I expect the goodwill to more than pay for any dubious profits I would have made off it in the past. The best part is, as public domain, I can later make additions to it later that I STILL OWN and still have copyright on. Of course, so can everyone else. But mine will be made by the universe's original creator.

I see no downside here, and lots of upside. Why don't other people do this? Are they too afraid that CompletelyUnrelatedCompany will make AlmostStarControl 4? (Note: I won't be public-domaining the logos and copyrights and the actual game names. I probably will make an official recommended free-to-use logo for "based in the X universe".)

But does it run on Linux ;-) ? (none / 0) (#34)
by gordonjcp on Sat Oct 30, 2004 at 03:42:40 AM EST

Exactly. I *bought* the various Half-Life games, despite the lack of a Linux client (it works well in Wine). I'm probably not going to buy Half-Life 2 unless I get some clear evidence that it "just works" in Wine. Why did I buy them? Well, because they were reasonably cheap (<£10 in my local games shop) and because I liked the first one, and because there was a good, free demo that I could download and play with. It's a bit like music - I'll download an album from somewhere, decide if I like it or not, and if I do I'll buy that album and a couple more by the same band.<p> I've been less impressed with the various Unreal Tournaments, but they are still good and I did buy them. I will be buying Doom 3 (but I'll be buying a faster graphics card first).

Give a man a fish, and he'll eat for a day. Teach a man to fish, and he'll bore you rigid with fishing stories for the rest of your life.


[ Parent ]
Well consider Lords of the Realm (none / 0) (#51)
by xria on Sun Oct 31, 2004 at 10:45:15 AM EST

I used to own the 2nd in the series on my Amiga, however the only Amiga machine I have left is stone dead. A few months ago I noticed the box, and thought I would like to play it again, so I checked for it online and found a copy and ended up playing it for a couple of evenings.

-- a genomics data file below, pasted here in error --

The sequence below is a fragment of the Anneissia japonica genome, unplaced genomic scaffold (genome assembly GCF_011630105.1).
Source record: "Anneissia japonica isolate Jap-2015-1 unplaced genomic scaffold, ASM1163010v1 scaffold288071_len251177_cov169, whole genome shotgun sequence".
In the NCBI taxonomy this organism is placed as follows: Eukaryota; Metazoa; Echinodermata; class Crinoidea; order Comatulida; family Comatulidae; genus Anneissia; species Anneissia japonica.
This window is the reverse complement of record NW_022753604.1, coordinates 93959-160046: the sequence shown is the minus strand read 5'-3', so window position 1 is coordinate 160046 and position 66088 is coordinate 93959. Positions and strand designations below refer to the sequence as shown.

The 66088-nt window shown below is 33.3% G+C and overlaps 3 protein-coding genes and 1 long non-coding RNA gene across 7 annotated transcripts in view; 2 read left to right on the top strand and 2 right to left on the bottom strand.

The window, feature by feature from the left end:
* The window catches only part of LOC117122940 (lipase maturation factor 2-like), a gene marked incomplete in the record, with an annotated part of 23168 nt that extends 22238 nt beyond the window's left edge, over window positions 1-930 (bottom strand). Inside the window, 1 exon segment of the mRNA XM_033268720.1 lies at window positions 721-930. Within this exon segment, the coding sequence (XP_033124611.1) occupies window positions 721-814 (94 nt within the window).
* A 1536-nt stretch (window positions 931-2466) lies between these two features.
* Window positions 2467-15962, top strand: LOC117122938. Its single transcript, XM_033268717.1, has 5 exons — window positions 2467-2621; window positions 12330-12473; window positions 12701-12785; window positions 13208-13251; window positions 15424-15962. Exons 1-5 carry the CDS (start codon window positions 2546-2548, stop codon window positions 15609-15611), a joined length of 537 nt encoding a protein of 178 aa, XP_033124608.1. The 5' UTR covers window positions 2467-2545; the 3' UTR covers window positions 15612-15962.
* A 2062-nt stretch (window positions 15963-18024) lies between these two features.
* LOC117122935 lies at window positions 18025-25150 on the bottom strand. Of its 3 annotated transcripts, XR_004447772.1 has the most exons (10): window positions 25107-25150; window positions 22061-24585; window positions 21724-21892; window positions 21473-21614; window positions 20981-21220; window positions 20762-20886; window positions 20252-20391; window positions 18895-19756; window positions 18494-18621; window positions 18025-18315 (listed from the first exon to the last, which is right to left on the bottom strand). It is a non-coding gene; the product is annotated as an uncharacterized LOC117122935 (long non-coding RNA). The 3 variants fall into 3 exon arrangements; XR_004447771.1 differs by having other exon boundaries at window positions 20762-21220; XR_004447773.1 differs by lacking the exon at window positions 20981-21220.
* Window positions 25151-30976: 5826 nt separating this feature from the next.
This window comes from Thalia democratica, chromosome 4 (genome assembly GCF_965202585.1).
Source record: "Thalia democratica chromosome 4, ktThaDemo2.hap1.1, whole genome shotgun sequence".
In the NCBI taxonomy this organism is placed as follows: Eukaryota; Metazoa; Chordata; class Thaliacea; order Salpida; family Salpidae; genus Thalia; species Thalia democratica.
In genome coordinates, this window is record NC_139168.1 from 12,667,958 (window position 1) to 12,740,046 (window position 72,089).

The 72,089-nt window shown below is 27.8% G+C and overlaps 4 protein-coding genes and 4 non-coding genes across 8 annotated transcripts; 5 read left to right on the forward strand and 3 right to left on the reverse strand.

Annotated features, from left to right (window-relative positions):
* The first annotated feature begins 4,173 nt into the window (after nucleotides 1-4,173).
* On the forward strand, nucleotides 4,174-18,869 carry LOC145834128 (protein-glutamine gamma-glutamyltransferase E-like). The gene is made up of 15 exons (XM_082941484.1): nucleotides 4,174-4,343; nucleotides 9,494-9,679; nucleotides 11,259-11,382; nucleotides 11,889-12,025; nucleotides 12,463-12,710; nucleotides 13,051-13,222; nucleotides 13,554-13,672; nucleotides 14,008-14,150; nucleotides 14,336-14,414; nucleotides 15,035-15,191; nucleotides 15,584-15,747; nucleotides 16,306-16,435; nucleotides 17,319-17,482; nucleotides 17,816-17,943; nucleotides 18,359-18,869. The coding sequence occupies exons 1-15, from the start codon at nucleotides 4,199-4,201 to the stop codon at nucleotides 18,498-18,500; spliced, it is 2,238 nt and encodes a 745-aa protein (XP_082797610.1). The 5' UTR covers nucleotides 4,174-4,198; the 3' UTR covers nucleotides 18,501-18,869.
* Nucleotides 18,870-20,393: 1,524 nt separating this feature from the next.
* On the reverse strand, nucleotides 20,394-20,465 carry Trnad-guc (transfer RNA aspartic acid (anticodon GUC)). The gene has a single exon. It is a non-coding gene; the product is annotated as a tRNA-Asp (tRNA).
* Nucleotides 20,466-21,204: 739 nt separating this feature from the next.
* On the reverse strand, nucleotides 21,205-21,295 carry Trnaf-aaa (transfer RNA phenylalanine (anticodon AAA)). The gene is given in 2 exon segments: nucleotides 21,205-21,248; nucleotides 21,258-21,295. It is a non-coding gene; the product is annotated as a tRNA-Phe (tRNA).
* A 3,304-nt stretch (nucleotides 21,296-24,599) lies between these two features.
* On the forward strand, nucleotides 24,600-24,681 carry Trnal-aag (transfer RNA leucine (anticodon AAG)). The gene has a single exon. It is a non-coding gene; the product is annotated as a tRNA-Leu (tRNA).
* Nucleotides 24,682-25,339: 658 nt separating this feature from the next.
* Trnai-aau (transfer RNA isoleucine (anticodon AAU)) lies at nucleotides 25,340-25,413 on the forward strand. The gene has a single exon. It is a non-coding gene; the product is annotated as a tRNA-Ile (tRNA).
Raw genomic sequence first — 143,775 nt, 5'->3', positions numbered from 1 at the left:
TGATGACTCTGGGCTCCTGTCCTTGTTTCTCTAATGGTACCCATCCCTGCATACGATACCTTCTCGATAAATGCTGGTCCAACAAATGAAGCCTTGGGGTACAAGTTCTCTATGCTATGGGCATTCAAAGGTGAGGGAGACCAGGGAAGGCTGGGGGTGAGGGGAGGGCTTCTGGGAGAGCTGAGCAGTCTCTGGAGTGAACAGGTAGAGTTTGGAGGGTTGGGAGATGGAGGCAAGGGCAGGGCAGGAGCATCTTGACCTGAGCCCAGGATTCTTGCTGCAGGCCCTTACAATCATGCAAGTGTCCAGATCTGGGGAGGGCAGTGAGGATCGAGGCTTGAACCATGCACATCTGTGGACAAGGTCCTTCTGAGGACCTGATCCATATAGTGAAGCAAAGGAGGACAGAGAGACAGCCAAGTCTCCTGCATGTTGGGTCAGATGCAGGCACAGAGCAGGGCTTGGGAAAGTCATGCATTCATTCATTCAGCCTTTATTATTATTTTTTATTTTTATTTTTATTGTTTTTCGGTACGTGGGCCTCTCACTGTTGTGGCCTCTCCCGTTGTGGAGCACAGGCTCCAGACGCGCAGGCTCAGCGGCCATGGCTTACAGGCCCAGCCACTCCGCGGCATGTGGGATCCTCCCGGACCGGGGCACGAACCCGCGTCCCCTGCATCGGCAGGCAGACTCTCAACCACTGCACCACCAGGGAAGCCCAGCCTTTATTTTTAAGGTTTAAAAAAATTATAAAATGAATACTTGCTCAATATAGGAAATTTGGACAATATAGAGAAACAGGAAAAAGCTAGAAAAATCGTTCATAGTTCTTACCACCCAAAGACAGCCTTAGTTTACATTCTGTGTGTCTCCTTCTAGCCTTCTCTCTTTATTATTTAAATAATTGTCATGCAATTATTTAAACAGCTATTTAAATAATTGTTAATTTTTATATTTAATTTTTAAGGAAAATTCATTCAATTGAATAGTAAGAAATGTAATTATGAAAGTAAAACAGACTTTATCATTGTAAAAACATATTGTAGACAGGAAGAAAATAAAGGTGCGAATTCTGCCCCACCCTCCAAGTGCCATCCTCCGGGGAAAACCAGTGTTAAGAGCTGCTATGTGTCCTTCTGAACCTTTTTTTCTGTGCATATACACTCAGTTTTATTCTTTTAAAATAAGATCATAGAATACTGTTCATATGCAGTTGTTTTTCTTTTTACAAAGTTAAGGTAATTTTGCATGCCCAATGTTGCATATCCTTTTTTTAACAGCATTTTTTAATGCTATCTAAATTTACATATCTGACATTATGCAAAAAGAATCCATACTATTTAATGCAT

I got stuck on one level so checked for some hints as all the rest had been plain sailing - it turned out I had just had a really bad starting point on a 5 side map.

But the point was I also noticed that LotR3 was being released a few weeks later, so I made a point of picking it up for about £30 ($50?). It was crap, but thats beside the point ;)

For me thats the way copyright should work - when the point comes that almost no one would pay for it any more (and that comes fast with most computer games currently) it is more sensible economically to let it spread for free as an advertisement for your work - unless you are either think it was so bad it will put you in a bad light, or you think your new products offer basically nothing new to compete against 5-10+ year old releases.

[ Parent ]

A point to consider (none / 1) (#53)
by cdguru on Sun Oct 31, 2004 at 03:30:05 PM EST

You may want to consider that by implementing the scheme you propose you can become your own competitor. This is why most publishers do not do what you are proposing.

There are two routes to this:

  • You release a game and it is a big hit. After some period of time it is released as public domain. This then removes any limitation on reverse-engineering, modification and such. Someone takes this, changes two or three things that they felt you did wrong and re-releases it. Perhaps even using the original name with the subtitle "Fixed and Corrected". Sales then eclipse your latest lesser-known title.
  • You release your game through your distribution channels that are available to you. They do not include several large retailers and even when you are approached by these large retailers you turn down their demand for 70% margin. After a while you release the game to public domain and someone without your expenses and principals sells the game through the large retailers - and gives them the demanded 70% margin. Since the new seller has no expenses involved in this, it doesn't really matter. Again, your "intellectual property" is being sold by someone else, in competition with your current goods.

This can happen and does happen today, only in general the risks are averted by strong copyright laws and enforcement of them. This makes getting involved in this kind of enterprise very risky in the US and EU, but is a no-brainer for the Far East market.

Note that I am not assuming your "game" is software or anything else. This works for anything that can be copied like this. There are people sitting around waiting for someone to make a move like this just so they can profit from it.

[ Parent ]

-1 WAH! WAH! WAH! (1.17 / 17) (#30)
by fyngyrz on Sat Oct 30, 2004 at 02:03:18 AM EST

  • -1, Copyright whining, or in other words, "I want free stuff"

  • -1, Unable to understand concept of "Intellectual Property"